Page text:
"Without Keith, this would not have happened," Buschur said. "He had a big, huge, if not the biggest part of this."
Area voters at a special election in August 2016 approved a 15-year, 0.95-mill bond levy to construct the facility. The state agreed to cover $8.31 million of the $25 million project with the levy funding the remaining $17 million.
Tri Star 2.0 is a huge addition to the area's workforce development, Faber said. It makes the area better and stronger and it's all because of the superintendents and school boards who championed the cause and the voters who supported the levy, he added.
"When I go out and talk to business leaders all over our communities … for years, what's the No. 1 thing we heard? We need skilled, trained workers," Faber said. "The fact of the matter is, I don't know of anybody else who has the close partnership with a four-year college (Wright State University-Lake Campus) - their engineering, their workforce training program, and literally across the street - (and) have the capability that this facility represents."
Tri Star 2.0 stands on the frontline of providing the types of skills that will help the area to not just beat competition from Indiana but from China and India, Faber insisted.
Ohio Superintendent of Public Instruction Paolo DeMaria commended the area for taking the lead in setting its educational priorities.
"The strength of our education system is not at the federal level or the state level. It's really each and every one of you in this room along with the teachers and the administrators and the students, to be honest with you, that make a great education," DeMaria enthused. "And we don't find ourselves standing in a building like this if that community isn't a 100 percent behind the exciting, the amazing students and the potential that they have to bring greatness to their own futures and the greatness to this community."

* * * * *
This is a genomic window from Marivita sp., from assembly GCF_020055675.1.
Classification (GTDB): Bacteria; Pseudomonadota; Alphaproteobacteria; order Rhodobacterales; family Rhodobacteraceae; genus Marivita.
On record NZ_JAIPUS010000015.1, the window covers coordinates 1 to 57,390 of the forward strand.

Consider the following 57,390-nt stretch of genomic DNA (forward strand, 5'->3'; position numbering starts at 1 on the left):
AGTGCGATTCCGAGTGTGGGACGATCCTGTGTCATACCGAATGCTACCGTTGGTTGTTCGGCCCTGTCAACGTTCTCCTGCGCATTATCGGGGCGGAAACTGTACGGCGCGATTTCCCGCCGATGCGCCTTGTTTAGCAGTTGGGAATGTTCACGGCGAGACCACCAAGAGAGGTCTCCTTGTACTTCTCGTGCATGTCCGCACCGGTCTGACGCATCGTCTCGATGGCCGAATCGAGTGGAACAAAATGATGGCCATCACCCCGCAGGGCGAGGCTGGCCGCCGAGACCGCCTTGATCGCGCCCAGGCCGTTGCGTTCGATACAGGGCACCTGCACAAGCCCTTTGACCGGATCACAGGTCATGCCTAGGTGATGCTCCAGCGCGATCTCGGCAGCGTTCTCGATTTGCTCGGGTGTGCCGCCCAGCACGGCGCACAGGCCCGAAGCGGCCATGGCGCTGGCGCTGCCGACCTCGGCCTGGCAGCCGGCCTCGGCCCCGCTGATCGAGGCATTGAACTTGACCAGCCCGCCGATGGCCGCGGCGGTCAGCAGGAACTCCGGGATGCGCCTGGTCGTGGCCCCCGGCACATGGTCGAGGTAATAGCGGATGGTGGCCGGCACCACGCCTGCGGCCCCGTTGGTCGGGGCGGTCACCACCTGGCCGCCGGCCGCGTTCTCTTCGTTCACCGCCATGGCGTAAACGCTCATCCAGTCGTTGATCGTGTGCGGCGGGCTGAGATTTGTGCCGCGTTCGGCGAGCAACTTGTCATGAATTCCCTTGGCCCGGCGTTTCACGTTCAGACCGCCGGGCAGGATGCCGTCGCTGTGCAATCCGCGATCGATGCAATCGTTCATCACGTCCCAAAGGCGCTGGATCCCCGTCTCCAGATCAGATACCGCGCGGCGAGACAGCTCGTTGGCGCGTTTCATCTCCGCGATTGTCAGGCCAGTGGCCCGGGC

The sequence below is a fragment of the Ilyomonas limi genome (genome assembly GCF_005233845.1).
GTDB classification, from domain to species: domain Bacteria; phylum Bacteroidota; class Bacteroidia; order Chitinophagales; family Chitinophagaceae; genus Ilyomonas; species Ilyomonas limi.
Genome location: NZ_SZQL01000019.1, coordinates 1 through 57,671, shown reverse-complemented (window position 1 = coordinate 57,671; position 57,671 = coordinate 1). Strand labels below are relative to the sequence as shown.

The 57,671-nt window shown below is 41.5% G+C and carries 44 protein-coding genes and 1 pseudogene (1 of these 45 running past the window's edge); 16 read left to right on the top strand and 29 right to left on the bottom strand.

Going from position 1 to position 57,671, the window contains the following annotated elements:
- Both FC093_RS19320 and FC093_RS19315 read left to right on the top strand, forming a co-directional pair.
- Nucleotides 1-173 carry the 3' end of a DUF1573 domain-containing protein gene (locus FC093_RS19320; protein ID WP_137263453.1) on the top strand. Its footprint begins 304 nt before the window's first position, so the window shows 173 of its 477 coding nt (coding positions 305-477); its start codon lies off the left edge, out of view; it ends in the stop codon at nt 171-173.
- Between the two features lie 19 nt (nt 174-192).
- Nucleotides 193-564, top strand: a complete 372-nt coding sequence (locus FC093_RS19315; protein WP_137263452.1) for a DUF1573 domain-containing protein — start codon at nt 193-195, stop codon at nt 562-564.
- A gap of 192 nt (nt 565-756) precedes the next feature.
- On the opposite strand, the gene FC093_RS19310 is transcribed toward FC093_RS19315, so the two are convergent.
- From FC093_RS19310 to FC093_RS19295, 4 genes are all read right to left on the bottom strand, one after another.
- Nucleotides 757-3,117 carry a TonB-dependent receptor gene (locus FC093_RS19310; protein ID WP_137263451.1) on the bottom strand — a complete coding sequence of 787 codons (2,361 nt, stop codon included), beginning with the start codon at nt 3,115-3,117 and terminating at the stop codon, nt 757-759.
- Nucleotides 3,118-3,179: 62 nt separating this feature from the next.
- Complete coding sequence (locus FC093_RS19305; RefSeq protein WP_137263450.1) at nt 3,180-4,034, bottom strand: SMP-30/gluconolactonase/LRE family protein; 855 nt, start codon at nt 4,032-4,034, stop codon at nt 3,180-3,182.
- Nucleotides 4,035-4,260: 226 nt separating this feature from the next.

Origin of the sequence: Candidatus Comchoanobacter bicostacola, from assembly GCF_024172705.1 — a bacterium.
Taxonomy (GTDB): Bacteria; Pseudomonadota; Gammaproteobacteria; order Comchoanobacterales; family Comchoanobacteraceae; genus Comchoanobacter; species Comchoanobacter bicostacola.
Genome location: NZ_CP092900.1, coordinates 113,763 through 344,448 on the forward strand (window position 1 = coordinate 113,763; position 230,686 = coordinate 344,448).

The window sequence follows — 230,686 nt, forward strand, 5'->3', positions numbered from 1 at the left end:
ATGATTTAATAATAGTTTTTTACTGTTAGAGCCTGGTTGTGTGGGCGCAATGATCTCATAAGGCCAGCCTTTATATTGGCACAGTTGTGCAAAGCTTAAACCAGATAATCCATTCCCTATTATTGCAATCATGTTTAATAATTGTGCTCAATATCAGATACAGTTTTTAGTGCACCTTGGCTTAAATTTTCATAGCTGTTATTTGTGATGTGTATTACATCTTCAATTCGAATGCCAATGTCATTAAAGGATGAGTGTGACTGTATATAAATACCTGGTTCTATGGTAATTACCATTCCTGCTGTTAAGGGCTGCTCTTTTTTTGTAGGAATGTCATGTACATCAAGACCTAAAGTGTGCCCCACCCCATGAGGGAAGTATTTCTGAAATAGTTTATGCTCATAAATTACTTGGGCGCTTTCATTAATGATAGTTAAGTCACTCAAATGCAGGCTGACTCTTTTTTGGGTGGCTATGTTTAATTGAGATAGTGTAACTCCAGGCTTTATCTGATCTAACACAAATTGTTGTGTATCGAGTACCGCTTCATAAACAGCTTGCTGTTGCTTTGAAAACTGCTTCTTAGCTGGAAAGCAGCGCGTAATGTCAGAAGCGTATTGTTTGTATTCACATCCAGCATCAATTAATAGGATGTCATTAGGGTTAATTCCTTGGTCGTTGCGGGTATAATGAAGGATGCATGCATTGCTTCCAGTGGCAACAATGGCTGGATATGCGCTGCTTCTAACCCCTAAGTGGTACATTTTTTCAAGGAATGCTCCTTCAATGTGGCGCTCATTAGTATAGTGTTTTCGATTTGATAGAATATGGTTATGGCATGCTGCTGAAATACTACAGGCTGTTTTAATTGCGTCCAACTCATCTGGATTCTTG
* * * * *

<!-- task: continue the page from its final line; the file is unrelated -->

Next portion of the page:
DeMaria said the state board recently formed a strategic education plan that's forward-thinking rather than reactive and that meets the needs of the whole child by ensuring they're challenged, prepared and empowered.
Those very imperatives are embedded in Tri Star 2.0, he said.
Prevailing opinion once held that career technical education was some how less than or considered second rate to other high school experiences. That's not the case anymore and career technical education is enjoying a resurgence because people have realized that it opens more doors for students than other high school experiences, DeMaria said.
Career technical education, he said, nurtures student engagement and offers them a sense of belonging.
"It's a specialness about being part of a program, being part of a community of students with a common sense of direction in what they're trying to accomplish with a team of great teachers who are committed, with business partners and opportunities to go and do internships and apprenticeships," DeMaria said.
Celina, Coldwater and St. Marys school districts collaborated and formed Tri Star on March 31, 1983, according to information provided to the newspaper. Eventually Fort Recovery, Marion Local, Minster, New Bremen, New Knoxville and St. Henry also joined to make up the nine school districts in Tri Star today.
Ideas for the new, single building housing all programs resurfaced during a meeting of superintendents with guidance from Mercer County Community Development Director Jared Ebbing in 2015.